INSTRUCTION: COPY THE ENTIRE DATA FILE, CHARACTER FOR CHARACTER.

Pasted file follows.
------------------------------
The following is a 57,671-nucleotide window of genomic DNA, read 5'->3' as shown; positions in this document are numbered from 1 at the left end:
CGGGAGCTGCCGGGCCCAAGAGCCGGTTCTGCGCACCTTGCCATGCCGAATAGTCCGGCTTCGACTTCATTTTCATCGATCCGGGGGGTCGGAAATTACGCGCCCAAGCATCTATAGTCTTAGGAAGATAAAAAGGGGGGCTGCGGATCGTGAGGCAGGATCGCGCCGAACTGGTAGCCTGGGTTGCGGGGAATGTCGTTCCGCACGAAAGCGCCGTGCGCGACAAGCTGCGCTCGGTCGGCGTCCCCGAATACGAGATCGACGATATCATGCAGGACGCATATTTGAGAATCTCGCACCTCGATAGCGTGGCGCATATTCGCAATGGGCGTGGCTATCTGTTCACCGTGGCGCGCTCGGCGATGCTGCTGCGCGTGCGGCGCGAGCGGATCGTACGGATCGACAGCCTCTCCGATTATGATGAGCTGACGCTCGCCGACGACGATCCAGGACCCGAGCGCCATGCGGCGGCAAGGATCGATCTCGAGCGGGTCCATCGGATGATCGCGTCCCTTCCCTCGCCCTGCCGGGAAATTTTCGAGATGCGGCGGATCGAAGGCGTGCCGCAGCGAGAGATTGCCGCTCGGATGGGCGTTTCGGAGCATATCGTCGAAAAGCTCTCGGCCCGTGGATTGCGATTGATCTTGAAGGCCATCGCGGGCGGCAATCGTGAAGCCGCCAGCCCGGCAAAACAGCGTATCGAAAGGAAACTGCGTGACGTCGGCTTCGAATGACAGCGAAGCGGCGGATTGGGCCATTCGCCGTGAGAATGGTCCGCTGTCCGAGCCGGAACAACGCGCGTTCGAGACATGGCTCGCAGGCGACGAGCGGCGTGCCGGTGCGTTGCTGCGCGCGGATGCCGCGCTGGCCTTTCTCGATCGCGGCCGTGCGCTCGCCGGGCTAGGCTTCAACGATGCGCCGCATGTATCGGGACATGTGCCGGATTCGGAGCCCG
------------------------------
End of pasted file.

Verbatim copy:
The following is a 57,671-nucleotide window of genomic DNA, read 5'->3' as shown; positions in this document are numbered from 1 at the left end:
CGGGAGCTGCCGGGCCCAAGAGCCGGTTCTGCGCACCTTGCCATGCCGAATAGTCCGGCTTCGACTTCATTTTCATCGATCCGGGGGGTCGGAAATTACGCGCCCAAGCATCTATAGTCTTAGGAAGATAAAAAGGGGGGCTGCGGATCGTGAGGCAGGATCGCGCCGAACTGGTAGCCTGGGTTGCGGGGAATGTCGTTCCGCACGAAAGCGCCGTGCGCGACAAGCTGCGCTCGGTCGGCGTCCCCGAATACGAGATCGACGATATCATGCAGGACGCATATTTGAGAATCTCGCACCTCGATAGCGTGGCGCATATTCGCAATGGGCGTGGCTATCTGTTCACCGTGGCGCGCTCGGCGATGCTGCTGCGCGTGCGGCGCGAGCGGATCGTACGGATCGACAGCCTCTCCGATTATGATGAGCTGACGCTCGCCGACGACGATCCAGGACCCGAGCGCCATGCGGCGGCAAGGATCGATCTCGAGCGGGTCCATCGGATGATCGCGTCCCTTCCCTCGCCCTGCCGGGAAATTTTCGAGATGCGGCGGATCGAAGGCGTGCCGCAGCGAGAGATTGCCGCTCGGATGGGCGTTTCGGAGCATATCGTCGAAAAGCTCTCGGCCCGTGGATTGCGATTGATCTTGAAGGCCATCGCGGGCGGCAATCGTGAAGCCGCCAGCCCGGCAAAACAGCGTATCGAAAGGAAACTGCGTGACGTCGGCTTCGAATGACAGCGAAGCGGCGGATTGGGCCATTCGCCGTGAGAATGGTCCGCTGTCCGAGCCGGAACAACGCGCGTTCGAGACATGGCTCGCAGGCGACGAGCGGCGTGCCGGTGCGTTGCTGCGCGCGGATGCCGCGCTGGCCTTTCTCGATCGCGGCCGTGCGCTCGCCGGGCTAGGCTTCAACGATGCGCCGCATGTATCGGGACATGTGCCGGATTCGGAGCCCG